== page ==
Sunday, December 23, 2018

All About Price: Buyer/Seller Remorse and Premorse

This is part of my intermittent series on price, one of the most important and commonly encountered considerations in investing and trading. In this post, I will touch on a common psychological experience that most, if not all, of us had gone through; buyer/seller remorse and premorse.

Buyer/Seller Remorse

Buyer/seller remorse, in the context of investing/trading, is an emotion of regret that is felt after executing a transaction. The most common question stemming from this remorse is “Did I buy/sell at the right price?”. Such feelings will get amplified if a buyer buys at a price, only for it to go down lower later on, or for the seller, to sell at a price, only to see it going higher afterwards.

Buyer/Seller Premorse

Yes, there is this thing called buyer/seller premorse (OK, I made up that term, but I find it appropriate for the occasion). It is when one has set a buy/sell price, and seeing the buy price going lower (or the sell price getting higher), he/she will adjust the buy price lower to get the most bargain (or adjust the sell price higher to maximize profit), only to see it not transacted by the end of the trading day. Worse is, on the very next day, the price does not go back to where you want them to be. Ouch.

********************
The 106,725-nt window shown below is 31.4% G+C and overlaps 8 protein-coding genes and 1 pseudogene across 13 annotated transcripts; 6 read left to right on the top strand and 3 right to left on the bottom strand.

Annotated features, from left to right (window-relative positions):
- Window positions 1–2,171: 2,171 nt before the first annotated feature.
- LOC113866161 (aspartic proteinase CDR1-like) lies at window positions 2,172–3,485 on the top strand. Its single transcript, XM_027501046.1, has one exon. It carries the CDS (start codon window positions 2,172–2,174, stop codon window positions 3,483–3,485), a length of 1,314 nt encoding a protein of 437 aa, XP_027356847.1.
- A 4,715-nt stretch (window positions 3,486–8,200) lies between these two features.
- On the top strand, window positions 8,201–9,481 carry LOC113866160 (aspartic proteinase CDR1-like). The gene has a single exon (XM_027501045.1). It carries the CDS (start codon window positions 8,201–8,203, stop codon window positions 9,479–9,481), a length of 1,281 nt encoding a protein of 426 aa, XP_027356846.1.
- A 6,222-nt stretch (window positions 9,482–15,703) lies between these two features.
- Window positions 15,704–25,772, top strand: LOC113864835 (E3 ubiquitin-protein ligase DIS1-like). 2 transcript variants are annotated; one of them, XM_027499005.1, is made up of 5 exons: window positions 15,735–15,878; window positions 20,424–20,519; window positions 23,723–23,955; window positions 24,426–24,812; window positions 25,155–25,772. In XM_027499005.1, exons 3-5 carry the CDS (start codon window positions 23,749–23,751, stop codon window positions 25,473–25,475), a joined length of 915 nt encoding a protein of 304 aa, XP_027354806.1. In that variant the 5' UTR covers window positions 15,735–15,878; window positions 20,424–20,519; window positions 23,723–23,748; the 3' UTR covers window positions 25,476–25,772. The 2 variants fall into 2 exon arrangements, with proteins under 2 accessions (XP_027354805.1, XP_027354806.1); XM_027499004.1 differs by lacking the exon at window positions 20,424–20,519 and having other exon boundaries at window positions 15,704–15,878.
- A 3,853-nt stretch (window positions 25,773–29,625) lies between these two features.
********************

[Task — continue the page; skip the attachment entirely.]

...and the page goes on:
It’s A Jungle Out There

The financial markets contain a myriad of individuals and organisations transacting securities at a furious pace, and each one of them has a different target buy/sell price. Value investors will use their different valuation methods to transact; traders will use volume and trend to enter/exit the markets; and some will just use their gut feel and press the buy/sell button (while praying for hope). 

With all these goings-on, you would need to possess either tremendous skill or sheer luck to buy at the lowest or sell at the highest at any given period.

Preventing Remorse And Premorse

For buyer/seller remorse, the best way not to think about it is to be forward looking. A decision was done and there was no way to reverse it, so rather than wasting time brooding over it, it is better to start thinking about your future investment/trading plans and strategies. Treat it as an experience and just move on.

For buyer/seller premorse, you can come out with a range of prices based on your fundamental and/or technical analysis. Once this range is set, stick to it until the transaction is done or there are some situational changes that you need to recalibrate the range.

There is no right or wrong price to enter or exit. Either way, if you think that the price you bought at is a bargain or the price you sold at is a profit, then be content with it.

Merry Christmas!

Check out the other post in my All About Price series.

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